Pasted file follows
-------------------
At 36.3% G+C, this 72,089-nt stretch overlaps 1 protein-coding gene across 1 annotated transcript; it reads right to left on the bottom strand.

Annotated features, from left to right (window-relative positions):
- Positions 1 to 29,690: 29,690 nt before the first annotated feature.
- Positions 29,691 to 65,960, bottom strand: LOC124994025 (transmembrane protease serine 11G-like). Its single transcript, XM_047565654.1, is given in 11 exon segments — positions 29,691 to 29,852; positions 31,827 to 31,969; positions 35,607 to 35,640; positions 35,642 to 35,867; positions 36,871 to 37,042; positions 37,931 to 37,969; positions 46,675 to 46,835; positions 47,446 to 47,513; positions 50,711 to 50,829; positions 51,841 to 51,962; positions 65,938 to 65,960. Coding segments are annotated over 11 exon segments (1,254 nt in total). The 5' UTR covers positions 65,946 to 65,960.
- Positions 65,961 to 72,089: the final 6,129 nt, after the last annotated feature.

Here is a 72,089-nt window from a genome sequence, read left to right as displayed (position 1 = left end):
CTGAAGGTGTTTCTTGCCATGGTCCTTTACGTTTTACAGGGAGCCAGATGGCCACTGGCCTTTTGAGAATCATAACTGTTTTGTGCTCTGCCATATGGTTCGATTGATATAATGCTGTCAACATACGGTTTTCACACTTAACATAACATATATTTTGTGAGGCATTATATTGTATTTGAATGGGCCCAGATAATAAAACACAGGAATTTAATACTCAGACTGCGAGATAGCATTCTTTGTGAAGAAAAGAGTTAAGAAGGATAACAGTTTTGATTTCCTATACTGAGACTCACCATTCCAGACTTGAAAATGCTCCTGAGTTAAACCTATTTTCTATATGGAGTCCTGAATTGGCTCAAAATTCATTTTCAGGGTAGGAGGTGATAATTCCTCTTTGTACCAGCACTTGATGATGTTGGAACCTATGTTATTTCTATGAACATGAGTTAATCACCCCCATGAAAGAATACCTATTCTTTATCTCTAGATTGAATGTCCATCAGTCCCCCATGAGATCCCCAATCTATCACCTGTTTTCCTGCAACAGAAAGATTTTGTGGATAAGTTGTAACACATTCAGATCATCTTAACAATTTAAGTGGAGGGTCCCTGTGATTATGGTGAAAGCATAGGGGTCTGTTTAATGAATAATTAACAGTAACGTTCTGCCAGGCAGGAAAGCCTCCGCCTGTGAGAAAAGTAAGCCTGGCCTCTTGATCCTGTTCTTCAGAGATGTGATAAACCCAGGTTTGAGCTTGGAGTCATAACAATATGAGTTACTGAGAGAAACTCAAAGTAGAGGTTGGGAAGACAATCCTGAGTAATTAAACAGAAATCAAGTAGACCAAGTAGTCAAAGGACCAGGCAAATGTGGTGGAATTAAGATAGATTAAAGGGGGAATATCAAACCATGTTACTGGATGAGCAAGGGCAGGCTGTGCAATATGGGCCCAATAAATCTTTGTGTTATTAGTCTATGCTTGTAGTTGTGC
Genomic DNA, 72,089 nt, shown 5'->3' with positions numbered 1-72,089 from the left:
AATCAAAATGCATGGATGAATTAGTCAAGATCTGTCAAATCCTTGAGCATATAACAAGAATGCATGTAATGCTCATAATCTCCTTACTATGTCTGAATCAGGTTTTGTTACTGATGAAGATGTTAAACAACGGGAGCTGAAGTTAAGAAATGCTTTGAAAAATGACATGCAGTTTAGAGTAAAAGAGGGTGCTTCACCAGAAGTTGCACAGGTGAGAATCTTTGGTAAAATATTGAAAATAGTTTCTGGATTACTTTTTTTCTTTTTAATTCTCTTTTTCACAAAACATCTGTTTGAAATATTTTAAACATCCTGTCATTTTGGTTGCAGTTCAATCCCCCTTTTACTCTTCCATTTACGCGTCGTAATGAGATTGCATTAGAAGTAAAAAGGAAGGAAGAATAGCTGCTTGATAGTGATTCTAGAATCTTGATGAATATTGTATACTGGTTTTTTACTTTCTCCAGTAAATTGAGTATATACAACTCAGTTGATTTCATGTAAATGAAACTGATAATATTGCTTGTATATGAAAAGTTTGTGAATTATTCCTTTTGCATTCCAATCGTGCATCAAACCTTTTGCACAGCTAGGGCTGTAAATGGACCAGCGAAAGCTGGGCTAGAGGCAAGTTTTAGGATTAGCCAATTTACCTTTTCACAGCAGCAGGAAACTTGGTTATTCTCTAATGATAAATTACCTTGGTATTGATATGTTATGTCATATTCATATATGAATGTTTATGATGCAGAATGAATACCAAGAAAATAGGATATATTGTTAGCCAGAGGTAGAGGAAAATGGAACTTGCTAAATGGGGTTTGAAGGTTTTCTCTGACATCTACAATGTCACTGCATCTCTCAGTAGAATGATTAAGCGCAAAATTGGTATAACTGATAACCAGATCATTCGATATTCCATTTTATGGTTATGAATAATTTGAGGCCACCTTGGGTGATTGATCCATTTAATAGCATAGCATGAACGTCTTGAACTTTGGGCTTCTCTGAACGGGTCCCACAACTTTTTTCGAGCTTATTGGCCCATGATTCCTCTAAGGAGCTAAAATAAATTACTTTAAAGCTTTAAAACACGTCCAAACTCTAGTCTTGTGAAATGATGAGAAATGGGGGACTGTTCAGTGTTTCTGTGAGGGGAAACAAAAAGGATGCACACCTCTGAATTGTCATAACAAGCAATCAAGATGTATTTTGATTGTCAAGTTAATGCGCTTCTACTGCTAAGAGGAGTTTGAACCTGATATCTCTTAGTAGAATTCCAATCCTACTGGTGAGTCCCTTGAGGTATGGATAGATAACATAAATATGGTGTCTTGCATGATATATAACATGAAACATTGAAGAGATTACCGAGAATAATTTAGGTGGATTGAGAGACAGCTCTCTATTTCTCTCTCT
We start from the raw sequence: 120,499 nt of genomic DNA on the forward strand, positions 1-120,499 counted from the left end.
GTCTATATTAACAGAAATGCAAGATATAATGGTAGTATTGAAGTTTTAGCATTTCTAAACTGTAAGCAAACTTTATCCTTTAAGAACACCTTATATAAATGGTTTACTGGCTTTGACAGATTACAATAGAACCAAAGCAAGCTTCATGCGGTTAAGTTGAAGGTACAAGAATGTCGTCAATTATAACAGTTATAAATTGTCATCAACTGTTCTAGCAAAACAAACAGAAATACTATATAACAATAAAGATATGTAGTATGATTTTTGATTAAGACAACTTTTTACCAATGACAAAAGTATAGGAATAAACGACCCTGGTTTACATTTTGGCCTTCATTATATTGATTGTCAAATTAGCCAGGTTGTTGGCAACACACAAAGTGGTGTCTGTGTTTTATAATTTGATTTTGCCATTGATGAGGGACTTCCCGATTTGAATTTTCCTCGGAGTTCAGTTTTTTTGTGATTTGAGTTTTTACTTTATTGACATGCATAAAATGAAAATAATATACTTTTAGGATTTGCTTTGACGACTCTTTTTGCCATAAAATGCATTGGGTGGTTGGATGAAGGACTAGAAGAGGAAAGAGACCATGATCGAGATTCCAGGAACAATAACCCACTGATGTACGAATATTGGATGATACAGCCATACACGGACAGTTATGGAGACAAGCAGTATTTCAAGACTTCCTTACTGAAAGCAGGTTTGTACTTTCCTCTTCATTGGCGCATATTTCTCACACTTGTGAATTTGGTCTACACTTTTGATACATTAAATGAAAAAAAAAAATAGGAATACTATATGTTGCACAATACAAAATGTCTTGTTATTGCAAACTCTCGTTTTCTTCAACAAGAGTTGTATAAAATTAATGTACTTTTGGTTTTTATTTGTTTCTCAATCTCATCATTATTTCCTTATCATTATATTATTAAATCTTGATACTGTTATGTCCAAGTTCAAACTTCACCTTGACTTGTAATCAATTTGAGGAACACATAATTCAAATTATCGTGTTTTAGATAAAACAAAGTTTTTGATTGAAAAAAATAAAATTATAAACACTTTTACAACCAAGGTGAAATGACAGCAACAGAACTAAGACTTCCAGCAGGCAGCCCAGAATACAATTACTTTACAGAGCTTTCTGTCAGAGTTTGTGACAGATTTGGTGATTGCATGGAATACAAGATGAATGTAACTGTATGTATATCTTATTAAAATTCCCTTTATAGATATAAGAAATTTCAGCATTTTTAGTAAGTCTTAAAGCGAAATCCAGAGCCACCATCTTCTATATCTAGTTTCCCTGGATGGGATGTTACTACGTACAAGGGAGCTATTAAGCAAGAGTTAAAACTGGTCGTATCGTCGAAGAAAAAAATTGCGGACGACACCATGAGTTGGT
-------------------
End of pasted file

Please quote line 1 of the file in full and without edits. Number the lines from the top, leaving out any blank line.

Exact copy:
At 36.3% G+C, this 72,089-nt stretch overlaps 1 protein-coding gene across 1 annotated transcript; it reads right to left on the bottom strand.